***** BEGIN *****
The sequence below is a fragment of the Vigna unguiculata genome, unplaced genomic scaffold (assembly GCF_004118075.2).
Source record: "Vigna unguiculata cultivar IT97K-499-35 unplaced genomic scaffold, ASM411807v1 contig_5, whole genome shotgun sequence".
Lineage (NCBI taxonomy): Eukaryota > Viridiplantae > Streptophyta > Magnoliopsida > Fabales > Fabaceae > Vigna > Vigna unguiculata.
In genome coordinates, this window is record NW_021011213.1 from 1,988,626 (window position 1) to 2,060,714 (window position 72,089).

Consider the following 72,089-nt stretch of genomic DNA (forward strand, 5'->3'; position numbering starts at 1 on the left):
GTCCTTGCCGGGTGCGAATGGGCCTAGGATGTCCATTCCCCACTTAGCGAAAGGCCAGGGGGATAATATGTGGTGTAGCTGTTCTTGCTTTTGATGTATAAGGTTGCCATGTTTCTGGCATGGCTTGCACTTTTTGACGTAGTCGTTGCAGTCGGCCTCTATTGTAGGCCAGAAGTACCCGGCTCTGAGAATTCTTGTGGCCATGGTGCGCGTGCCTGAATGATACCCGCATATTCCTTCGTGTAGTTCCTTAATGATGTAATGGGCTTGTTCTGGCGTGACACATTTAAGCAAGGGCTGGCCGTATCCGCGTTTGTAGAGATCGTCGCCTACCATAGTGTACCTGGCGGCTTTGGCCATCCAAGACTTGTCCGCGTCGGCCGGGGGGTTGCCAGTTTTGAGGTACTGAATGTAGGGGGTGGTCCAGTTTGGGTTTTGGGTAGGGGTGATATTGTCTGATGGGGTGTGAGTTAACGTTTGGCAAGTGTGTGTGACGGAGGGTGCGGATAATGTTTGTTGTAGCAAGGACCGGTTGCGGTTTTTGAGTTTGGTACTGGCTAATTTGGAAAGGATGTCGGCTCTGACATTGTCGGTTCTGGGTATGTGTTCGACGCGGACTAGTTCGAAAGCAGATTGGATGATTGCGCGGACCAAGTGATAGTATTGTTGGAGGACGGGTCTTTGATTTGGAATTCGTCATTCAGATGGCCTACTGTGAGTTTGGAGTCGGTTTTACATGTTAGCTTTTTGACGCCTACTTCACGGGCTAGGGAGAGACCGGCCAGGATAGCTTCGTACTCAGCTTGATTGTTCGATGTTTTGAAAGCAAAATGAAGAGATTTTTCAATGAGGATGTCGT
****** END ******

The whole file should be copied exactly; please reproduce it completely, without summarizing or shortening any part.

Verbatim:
The sequence below is a fragment of the Vigna unguiculata genome, unplaced genomic scaffold (assembly GCF_004118075.2).
Source record: "Vigna unguiculata cultivar IT97K-499-35 unplaced genomic scaffold, ASM411807v1 contig_5, whole genome shotgun sequence".
Lineage (NCBI taxonomy): Eukaryota > Viridiplantae > Streptophyta > Magnoliopsida > Fabales > Fabaceae > Vigna > Vigna unguiculata.
In genome coordinates, this window is record NW_021011213.1 from 1,988,626 (window position 1) to 2,060,714 (window position 72,089).

Consider the following 72,089-nt stretch of genomic DNA (forward strand, 5'->3'; position numbering starts at 1 on the left):
GTCCTTGCCGGGTGCGAATGGGCCTAGGATGTCCATTCCCCACTTAGCGAAAGGCCAGGGGGATAATATGTGGTGTAGCTGTTCTTGCTTTTGATGTATAAGGTTGCCATGTTTCTGGCATGGCTTGCACTTTTTGACGTAGTCGTTGCAGTCGGCCTCTATTGTAGGCCAGAAGTACCCGGCTCTGAGAATTCTTGTGGCCATGGTGCGCGTGCCTGAATGATACCCGCATATTCCTTCGTGTAGTTCCTTAATGATGTAATGGGCTTGTTCTGGCGTGACACATTTAAGCAAGGGCTGGCCGTATCCGCGTTTGTAGAGATCGTCGCCTACCATAGTGTACCTGGCGGCTTTGGCCATCCAAGACTTGTCCGCGTCGGCCGGGGGGTTGCCAGTTTTGAGGTACTGAATGTAGGGGGTGGTCCAGTTTGGGTTTTGGGTAGGGGTGATATTGTCTGATGGGGTGTGAGTTAACGTTTGGCAAGTGTGTGTGACGGAGGGTGCGGATAATGTTTGTTGTAGCAAGGACCGGTTGCGGTTTTTGAGTTTGGTACTGGCTAATTTGGAAAGGATGTCGGCTCTGACATTGTCGGTTCTGGGTATGTGTTCGACGCGGACTAGTTCGAAAGCAGATTGGATGATTGCGCGGACCAAGTGATAGTATTGTTGGAGGACGGGTCTTTGATTTGGAATTCGTCATTCAGATGGCCTACTGTGAGTTTGGAGTCGGTTTTACATGTTAGCTTTTTGACGCCTACTTCACGGGCTAGGGAGAGACCGGCCAGGATAGCTTCGTACTCAGCTTGATTGTTCGATGTTTTGAAAGCAAAATGAAGAGATTTTTCAATGAGGATGTCGT